When I began this article, I wanted to write about my second retirement from teaching. I was going to share my beautiful memories of the 1,000 students I have taught.
I wanted to talk about the fantastic field trips, classroom drama productions, learning about local history, and using the Holland Land Office Museum as a textbook. I was about to begin to expound on those treasured memories when my train of thought took me to what it was like to be a teacher for over five decades.
It was 1972; I was a lucky college graduate to have a teaching job. I was a young unmarried woman and my maiden name was Anne Marie Peca. It was a time of miniskirts, long hair, and the Viet Nam War. You just left your college and were entering your classroom with so many new things to learn.
You had to hand in a lesson plan in advance for the administration to review, learn how to set up your classroom, learn your students' names, spell them, and locate the faculty bathroom. In your first year of teaching, you learned right along with your students.
Everything was new, and it was so exciting and overwhelming.
You had to know where to find films for your filmstrip projector and how to thread a 16 mm movie. If you needed copies for your students, you made and ran off a ditto on a ditto machine.
You never slept the night before the first day of school, no matter how many years you taught.
My first job was at Wolcott Street School in LeRoy (in 1972, inset photos above and below). I have so many treasured memories from my five years of being on their faculty.
My next teaching adventure was being a nursery school teacher at the YWCA. This allowed me, now Mrs. Starowitz, to teach but also be home with our daughters.
In 1985, I was hired to be on the faculty of the Batavia City school system. I spent the next 34 years on their faculty as a teacher and then as a substitute teacher.
I ended my career this year as a teacher at St. Joseph Regional School, where I graduated from eighth grade in 1964.
Over the years, teachers were required to change with the times. Many innovations such as teaching strategies, behavioral plans, grade-level subject changes would be introduced, and as a teacher, you were mandated to add them to your curriculum.
As far as technology, a teacher could now have a cassette tape player instead of a record player, and possibly one computer in the classroom using floppy discs.
Later on, there were groups of computers in a classroom, and today most children have a Chromebook as their personal computer.
There was a new classroom configuration called the multiage classroom, where you would have two classes in the same room. There was also looping where you take your class from one grade level to the next.
The Education teacher needs has also changed over the years. There is so much a young teacher needs to do before they have a classroom.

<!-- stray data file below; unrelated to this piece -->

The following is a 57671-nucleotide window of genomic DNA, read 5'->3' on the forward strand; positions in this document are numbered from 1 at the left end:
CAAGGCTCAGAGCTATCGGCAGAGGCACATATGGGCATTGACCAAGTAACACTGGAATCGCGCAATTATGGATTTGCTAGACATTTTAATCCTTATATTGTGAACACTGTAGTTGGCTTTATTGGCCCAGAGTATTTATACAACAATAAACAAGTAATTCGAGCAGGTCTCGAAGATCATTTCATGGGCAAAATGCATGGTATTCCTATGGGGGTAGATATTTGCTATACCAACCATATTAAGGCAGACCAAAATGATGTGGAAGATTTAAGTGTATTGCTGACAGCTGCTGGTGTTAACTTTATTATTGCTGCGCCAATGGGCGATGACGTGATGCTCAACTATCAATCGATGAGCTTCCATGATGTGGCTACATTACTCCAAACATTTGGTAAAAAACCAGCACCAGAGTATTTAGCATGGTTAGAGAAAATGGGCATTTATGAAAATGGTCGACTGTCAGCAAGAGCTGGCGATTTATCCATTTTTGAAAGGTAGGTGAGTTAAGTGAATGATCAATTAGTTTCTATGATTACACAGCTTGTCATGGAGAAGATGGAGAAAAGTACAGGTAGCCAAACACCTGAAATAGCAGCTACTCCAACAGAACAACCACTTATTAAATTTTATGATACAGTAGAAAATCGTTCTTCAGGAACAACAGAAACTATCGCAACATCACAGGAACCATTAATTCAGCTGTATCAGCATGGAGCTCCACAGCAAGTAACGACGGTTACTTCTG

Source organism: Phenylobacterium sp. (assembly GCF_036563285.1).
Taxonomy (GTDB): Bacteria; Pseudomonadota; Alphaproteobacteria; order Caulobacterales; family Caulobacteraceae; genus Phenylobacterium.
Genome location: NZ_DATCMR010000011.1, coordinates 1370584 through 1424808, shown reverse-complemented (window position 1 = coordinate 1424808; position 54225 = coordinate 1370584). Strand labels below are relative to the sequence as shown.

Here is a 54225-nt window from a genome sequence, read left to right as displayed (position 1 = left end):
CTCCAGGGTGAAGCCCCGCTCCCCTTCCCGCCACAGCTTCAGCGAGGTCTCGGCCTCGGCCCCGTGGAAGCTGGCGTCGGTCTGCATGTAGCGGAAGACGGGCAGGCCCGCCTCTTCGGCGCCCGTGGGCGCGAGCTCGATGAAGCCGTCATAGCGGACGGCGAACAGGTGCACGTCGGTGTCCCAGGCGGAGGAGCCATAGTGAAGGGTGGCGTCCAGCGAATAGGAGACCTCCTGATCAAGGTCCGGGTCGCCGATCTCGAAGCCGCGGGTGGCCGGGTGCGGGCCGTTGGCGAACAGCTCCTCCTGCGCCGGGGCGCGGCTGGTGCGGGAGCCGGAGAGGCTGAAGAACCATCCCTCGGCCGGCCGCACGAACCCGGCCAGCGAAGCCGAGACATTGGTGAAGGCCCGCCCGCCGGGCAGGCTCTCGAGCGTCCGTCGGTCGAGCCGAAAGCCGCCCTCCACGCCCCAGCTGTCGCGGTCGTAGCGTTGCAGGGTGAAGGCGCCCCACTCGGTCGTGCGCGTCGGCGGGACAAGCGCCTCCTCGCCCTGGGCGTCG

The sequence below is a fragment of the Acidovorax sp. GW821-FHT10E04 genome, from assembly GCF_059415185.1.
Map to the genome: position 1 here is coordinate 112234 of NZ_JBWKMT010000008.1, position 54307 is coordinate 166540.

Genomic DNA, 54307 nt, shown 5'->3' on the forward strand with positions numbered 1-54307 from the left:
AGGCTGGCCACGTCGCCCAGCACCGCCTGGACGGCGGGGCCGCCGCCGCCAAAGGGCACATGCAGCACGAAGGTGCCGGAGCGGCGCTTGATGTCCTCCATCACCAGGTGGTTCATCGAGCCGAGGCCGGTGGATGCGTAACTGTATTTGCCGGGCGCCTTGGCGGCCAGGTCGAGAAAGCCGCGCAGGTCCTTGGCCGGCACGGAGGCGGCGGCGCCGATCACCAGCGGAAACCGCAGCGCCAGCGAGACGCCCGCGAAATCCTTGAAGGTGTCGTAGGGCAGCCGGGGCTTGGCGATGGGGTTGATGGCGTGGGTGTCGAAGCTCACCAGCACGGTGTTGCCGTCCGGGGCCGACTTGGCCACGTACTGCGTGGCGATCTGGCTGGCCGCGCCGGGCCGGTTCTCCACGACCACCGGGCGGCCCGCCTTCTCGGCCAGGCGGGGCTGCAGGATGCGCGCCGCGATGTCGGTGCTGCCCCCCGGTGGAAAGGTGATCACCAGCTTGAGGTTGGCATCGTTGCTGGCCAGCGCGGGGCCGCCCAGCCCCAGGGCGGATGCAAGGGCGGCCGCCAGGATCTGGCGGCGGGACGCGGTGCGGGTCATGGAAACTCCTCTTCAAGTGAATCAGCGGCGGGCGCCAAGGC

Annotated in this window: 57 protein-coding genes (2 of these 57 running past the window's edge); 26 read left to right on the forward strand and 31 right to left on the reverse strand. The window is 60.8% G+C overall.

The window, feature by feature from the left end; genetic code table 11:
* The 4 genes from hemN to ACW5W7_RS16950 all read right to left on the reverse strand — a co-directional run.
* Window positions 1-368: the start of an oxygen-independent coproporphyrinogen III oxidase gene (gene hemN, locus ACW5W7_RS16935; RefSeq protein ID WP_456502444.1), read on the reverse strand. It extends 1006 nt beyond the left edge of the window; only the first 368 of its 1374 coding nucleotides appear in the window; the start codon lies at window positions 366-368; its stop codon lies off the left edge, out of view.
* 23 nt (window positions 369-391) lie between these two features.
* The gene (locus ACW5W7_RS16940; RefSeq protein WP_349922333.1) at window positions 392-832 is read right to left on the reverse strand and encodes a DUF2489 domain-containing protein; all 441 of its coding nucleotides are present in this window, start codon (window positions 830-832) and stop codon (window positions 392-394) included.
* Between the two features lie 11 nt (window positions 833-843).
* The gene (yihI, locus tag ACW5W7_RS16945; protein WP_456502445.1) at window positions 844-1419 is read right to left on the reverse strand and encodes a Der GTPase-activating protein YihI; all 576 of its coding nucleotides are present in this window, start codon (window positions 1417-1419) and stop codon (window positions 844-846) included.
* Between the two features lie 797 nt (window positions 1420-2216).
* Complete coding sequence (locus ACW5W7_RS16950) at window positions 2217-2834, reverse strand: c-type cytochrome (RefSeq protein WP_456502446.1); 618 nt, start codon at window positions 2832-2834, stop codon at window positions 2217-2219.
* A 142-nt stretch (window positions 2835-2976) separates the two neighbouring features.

There were so many beautiful memories as a teacher, but there were also tragic memories. The saddest memory was losing a student and attending the funeral. There are never any words for those tragedies.
On Jan. 28, 1986 my fourth-grade class watched Christa McAuliffe, a teacher, go into space to die in an explosion on the NASA space shuttle "Challenger."
I taught through the Viet Nam War, Persian Gulf War, Iraq War, war in Afghanistan, and the 9/11 terrorism attacks. I taught children how to behave in a fire drill, evacuate a building, and practice a lockdown drill. This past year, I taught 18 students sitting 6 feet apart wearing a mask — socially distanced learning during the coronavirus pandemic -- so many changes.
The one thing that is a constant is how many hats that a teacher wears. Yes, you have a curriculum of what to teach, but you have to earn your student's respect before you can teach.
They are so intuitive; they know if you care about them. At times you are a parent, a nurse, and a therapist. We wear these hats proudly, and today my hat is off to all the excellent teachers I have had the pleasure of working with over the years. They indeed are heroes. I love this saying, "If you can read, thank a teacher!"
I can't end this without mentioning all the beautiful children I have taught over the last five decades. Those 1,000 students have left an imprint on my heart. To those students, thank you for giving me a lifetime of cherished memories. It has been an incredible ride.
"The greatest sign of success for a teacher...is to be able to say, 'The children are now working as if I did not exist.' "
-- Maria Montessori
Two inset black and white images above are from O-At-Kan LeRoy Yearbook 1972.
Photo below, Mrs. Starowitz's last class -- from St. Joseph Regional School -- in a teaching career spanning more than five decades.